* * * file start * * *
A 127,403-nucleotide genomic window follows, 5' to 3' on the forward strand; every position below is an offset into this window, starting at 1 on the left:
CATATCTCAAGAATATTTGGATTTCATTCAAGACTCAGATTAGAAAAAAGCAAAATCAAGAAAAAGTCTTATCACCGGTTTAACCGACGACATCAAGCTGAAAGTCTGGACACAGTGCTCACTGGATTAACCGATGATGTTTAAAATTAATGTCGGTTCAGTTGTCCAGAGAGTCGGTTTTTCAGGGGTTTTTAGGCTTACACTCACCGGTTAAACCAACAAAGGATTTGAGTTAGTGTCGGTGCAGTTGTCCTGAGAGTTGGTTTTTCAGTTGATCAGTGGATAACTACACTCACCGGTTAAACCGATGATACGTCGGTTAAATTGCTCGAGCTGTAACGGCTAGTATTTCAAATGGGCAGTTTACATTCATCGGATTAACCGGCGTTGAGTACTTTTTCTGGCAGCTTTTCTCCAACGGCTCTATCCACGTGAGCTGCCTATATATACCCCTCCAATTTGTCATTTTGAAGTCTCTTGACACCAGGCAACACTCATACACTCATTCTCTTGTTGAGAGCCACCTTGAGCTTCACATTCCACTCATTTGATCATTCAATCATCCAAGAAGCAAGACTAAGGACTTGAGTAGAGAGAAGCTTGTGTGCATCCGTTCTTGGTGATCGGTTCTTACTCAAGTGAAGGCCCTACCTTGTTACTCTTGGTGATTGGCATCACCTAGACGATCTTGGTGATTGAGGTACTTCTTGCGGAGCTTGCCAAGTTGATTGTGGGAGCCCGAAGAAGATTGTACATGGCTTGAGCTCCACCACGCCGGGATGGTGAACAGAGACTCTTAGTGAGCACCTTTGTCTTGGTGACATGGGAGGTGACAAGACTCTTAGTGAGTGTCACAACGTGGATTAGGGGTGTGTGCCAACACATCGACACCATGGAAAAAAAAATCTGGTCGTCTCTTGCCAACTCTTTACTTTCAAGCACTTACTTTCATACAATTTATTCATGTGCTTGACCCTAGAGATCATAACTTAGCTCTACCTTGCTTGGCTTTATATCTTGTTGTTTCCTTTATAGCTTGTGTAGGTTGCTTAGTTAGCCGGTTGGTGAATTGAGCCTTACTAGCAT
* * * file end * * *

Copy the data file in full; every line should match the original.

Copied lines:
A 127,403-nucleotide genomic window follows, 5' to 3' on the forward strand; every position below is an offset into this window, starting at 1 on the left:
CATATCTCAAGAATATTTGGATTTCATTCAAGACTCAGATTAGAAAAAAGCAAAATCAAGAAAAAGTCTTATCACCGGTTTAACCGACGACATCAAGCTGAAAGTCTGGACACAGTGCTCACTGGATTAACCGATGATGTTTAAAATTAATGTCGGTTCAGTTGTCCAGAGAGTCGGTTTTTCAGGGGTTTTTAGGCTTACACTCACCGGTTAAACCAACAAAGGATTTGAGTTAGTGTCGGTGCAGTTGTCCTGAGAGTTGGTTTTTCAGTTGATCAGTGGATAACTACACTCACCGGTTAAACCGATGATACGTCGGTTAAATTGCTCGAGCTGTAACGGCTAGTATTTCAAATGGGCAGTTTACATTCATCGGATTAACCGGCGTTGAGTACTTTTTCTGGCAGCTTTTCTCCAACGGCTCTATCCACGTGAGCTGCCTATATATACCCCTCCAATTTGTCATTTTGAAGTCTCTTGACACCAGGCAACACTCATACACTCATTCTCTTGTTGAGAGCCACCTTGAGCTTCACATTCCACTCATTTGATCATTCAATCATCCAAGAAGCAAGACTAAGGACTTGAGTAGAGAGAAGCTTGTGTGCATCCGTTCTTGGTGATCGGTTCTTACTCAAGTGAAGGCCCTACCTTGTTACTCTTGGTGATTGGCATCACCTAGACGATCTTGGTGATTGAGGTACTTCTTGCGGAGCTTGCCAAGTTGATTGTGGGAGCCCGAAGAAGATTGTACATGGCTTGAGCTCCACCACGCCGGGATGGTGAACAGAGACTCTTAGTGAGCACCTTTGTCTTGGTGACATGGGAGGTGACAAGACTCTTAGTGAGTGTCACAACGTGGATTAGGGGTGTGTGCCAACACATCGACACCATGGAAAAAAAAATCTGGTCGTCTCTTGCCAACTCTTTACTTTCAAGCACTTACTTTCATACAATTTATTCATGTGCTTGACCCTAGAGATCATAACTTAGCTCTACCTTGCTTGGCTTTATATCTTGTTGTTTCCTTTATAGCTTGTGTAGGTTGCTTAGTTAGCCGGTTGGTGAATTGAGCCTTACTAGCAT